4. Supply Line Coverage: This helps to defray the cost to replace the incoming/outgoing water and sewer lines from the street to the house.  This covers the cost to dig up the front yard, replace the busted pipe and then backfill/repair your yard. It often costs $5,000-$10,000+ for this type of work, depending how far your house is from the street and the amount of landscaping/hardscaping to dig-up/replace.

You should also consider who the actual insurer is because when a claim is filed, the quality of service and responsiveness of your insurer is critical. Like anything else you buy, the cheapest providers often render the cheapest service when called upon.

If your homeowner’s insurance was set-up online or without involvement by a real person with expertise in local insurance practices, I highly recommend getting another opinion from an insurance agency/provider who offers a more personalized review of your policies. I also don’t suggest taking those recommendations and sourcing the cheapest version of it elsewhere because oftentimes, the personalized service you get (or don’t get) building a policy is reflective of the quality of service you’ll get when a claim arises.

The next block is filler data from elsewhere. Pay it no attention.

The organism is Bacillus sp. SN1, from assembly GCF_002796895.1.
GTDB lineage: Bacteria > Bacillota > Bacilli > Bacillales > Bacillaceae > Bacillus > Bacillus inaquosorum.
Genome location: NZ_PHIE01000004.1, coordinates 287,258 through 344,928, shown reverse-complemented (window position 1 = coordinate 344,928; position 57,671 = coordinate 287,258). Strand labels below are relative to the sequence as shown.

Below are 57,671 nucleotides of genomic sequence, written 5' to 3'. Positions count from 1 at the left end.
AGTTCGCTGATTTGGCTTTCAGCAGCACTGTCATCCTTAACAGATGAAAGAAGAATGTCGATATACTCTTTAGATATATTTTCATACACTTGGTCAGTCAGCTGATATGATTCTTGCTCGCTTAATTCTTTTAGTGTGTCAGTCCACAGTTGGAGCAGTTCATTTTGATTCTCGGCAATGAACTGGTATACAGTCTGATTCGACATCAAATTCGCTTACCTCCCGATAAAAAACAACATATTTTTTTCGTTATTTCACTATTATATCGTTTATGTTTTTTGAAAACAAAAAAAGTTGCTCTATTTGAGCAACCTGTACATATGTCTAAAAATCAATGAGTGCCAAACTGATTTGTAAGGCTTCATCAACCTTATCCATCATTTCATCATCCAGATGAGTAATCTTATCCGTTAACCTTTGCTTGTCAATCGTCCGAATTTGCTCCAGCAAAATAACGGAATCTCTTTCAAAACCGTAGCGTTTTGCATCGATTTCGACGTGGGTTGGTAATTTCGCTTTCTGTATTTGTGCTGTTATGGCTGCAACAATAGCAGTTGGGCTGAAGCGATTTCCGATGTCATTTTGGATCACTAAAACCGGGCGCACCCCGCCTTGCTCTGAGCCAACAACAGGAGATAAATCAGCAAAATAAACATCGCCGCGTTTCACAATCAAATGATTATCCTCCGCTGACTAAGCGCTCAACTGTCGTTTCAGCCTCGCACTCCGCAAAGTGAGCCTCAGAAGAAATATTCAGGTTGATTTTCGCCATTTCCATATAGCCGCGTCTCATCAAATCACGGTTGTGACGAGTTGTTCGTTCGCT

For a review of your current policies or help setting up a new policy, I highly recommend contacting Matt Deadrick (mdeadrick@ddminsurance.com or 301-937-1500 x13) at DDM Insurance, who I use personally and recommend to my clients.

The Most Important Planning Tool For Condos

Question: How often should a condo building conduct a Reserve Study?

Answer: In my opinion, the Reserve Study is the most important planning tool for Condo Associations because it provides a roadmap for how much money needs to be saved and what projects the Board should prioritize.

What is a Reserve Study?

A Reserve Study should be done by an engineer who specializes in condo or apartment buildings. The engineer inspects all of the common elements like the roof, garage, hallway carpeting, pool, etc to determine the remaining useful life and major repair schedules for all common systems/elements. For buildings around here, the cost usually starts around a couple thousand dollars and goes up from there.